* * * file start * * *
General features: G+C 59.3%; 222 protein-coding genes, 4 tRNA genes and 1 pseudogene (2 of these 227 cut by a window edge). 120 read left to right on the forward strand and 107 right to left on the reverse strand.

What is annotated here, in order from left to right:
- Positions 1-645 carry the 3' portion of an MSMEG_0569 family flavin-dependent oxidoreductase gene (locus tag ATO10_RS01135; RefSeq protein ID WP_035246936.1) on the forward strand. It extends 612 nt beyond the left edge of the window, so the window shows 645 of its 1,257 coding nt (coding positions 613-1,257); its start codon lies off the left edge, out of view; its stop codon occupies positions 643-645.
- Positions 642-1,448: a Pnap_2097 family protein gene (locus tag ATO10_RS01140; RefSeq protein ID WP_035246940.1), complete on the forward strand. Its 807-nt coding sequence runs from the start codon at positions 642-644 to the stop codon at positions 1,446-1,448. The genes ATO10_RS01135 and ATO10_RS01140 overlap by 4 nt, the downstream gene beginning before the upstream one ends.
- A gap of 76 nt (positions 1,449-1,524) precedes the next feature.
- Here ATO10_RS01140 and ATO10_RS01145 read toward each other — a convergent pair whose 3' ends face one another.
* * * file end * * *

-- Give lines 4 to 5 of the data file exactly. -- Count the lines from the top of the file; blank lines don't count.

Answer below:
- Positions 642-1,448: a Pnap_2097 family protein gene (locus tag ATO10_RS01140; RefSeq protein ID WP_035246940.1), complete on the forward strand. Its 807-nt coding sequence runs from the start codon at positions 642-644 to the stop codon at positions 1,446-1,448. The genes ATO10_RS01135 and ATO10_RS01140 overlap by 4 nt, the downstream gene beginning before the upstream one ends.
- A gap of 76 nt (positions 1,449-1,524) precedes the next feature.